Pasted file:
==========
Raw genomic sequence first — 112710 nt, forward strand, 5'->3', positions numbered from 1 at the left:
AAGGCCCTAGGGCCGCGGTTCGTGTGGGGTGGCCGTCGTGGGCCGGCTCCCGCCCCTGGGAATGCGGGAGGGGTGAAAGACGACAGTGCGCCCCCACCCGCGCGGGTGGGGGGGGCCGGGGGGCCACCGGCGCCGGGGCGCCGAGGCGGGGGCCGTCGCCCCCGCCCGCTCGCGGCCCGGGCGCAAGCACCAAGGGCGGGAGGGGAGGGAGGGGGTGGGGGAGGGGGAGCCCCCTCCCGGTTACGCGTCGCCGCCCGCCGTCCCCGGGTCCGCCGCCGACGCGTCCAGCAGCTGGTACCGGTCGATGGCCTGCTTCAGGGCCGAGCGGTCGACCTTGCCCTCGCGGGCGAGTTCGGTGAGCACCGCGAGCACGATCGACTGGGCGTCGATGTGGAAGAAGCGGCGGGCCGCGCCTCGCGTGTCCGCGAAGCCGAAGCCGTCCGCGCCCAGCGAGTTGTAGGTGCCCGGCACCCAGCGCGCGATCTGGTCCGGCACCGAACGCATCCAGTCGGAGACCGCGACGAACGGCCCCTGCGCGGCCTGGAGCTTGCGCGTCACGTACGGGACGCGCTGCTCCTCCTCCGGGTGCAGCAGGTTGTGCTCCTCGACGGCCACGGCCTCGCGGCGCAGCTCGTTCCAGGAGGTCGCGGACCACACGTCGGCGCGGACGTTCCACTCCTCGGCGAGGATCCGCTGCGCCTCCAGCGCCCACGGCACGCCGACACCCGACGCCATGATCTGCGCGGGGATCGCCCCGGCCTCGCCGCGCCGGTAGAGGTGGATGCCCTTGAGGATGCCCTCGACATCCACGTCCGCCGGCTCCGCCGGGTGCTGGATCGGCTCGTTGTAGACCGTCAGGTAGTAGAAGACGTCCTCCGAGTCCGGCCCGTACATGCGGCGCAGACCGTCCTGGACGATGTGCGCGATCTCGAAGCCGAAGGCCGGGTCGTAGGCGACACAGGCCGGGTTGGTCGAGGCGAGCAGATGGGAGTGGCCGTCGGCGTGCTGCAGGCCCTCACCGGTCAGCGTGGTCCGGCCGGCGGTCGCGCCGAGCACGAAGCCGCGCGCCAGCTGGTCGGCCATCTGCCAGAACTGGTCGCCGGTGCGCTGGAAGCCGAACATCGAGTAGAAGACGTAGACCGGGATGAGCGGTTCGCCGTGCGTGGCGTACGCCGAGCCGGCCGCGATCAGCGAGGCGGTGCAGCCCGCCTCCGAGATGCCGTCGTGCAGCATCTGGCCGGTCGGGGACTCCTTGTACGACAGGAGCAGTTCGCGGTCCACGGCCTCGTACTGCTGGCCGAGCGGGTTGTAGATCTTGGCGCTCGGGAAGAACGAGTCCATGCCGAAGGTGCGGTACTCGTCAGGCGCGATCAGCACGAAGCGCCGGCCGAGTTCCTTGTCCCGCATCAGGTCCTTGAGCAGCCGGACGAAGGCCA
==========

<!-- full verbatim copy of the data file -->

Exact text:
Raw genomic sequence first — 112710 nt, forward strand, 5'->3', positions numbered from 1 at the left:
AAGGCCCTAGGGCCGCGGTTCGTGTGGGGTGGCCGTCGTGGGCCGGCTCCCGCCCCTGGGAATGCGGGAGGGGTGAAAGACGACAGTGCGCCCCCACCCGCGCGGGTGGGGGGGGCCGGGGGGCCACCGGCGCCGGGGCGCCGAGGCGGGGGCCGTCGCCCCCGCCCGCTCGCGGCCCGGGCGCAAGCACCAAGGGCGGGAGGGGAGGGAGGGGGTGGGGGAGGGGGAGCCCCCTCCCGGTTACGCGTCGCCGCCCGCCGTCCCCGGGTCCGCCGCCGACGCGTCCAGCAGCTGGTACCGGTCGATGGCCTGCTTCAGGGCCGAGCGGTCGACCTTGCCCTCGCGGGCGAGTTCGGTGAGCACCGCGAGCACGATCGACTGGGCGTCGATGTGGAAGAAGCGGCGGGCCGCGCCTCGCGTGTCCGCGAAGCCGAAGCCGTCCGCGCCCAGCGAGTTGTAGGTGCCCGGCACCCAGCGCGCGATCTGGTCCGGCACCGAACGCATCCAGTCGGAGACCGCGACGAACGGCCCCTGCGCGGCCTGGAGCTTGCGCGTCACGTACGGGACGCGCTGCTCCTCCTCCGGGTGCAGCAGGTTGTGCTCCTCGACGGCCACGGCCTCGCGGCGCAGCTCGTTCCAGGAGGTCGCGGACCACACGTCGGCGCGGACGTTCCACTCCTCGGCGAGGATCCGCTGCGCCTCCAGCGCCCACGGCACGCCGACACCCGACGCCATGATCTGCGCGGGGATCGCCCCGGCCTCGCCGCGCCGGTAGAGGTGGATGCCCTTGAGGATGCCCTCGACATCCACGTCCGCCGGCTCCGCCGGGTGCTGGATCGGCTCGTTGTAGACCGTCAGGTAGTAGAAGACGTCCTCCGAGTCCGGCCCGTACATGCGGCGCAGACCGTCCTGGACGATGTGCGCGATCTCGAAGCCGAAGGCCGGGTCGTAGGCGACACAGGCCGGGTTGGTCGAGGCGAGCAGATGGGAGTGGCCGTCGGCGTGCTGCAGGCCCTCACCGGTCAGCGTGGTCCGGCCGGCGGTCGCGCCGAGCACGAAGCCGCGCGCCAGCTGGTCGGCCATCTGCCAGAACTGGTCGCCGGTGCGCTGGAAGCCGAACATCGAGTAGAAGACGTAGACCGGGATGAGCGGTTCGCCGTGCGTGGCGTACGCCGAGCCGGCCGCGATCAGCGAGGCGGTGCAGCCCGCCTCCGAGATGCCGTCGTGCAGCATCTGGCCGGTCGGGGACTCCTTGTACGACAGGAGCAGTTCGCGGTCCACGGCCTCGTACTGCTGGCCGAGCGGGTTGTAGATCTTGGCGCTCGGGAAGAACGAGTCCATGCCGAAGGTGCGGTACTCGTCAGGCGCGATCAGCACGAAGCGCCGGCCGAGTTCCTTGTCCCGCATCAGGTCCTTGAGCAGCCGGACGAAGGCCA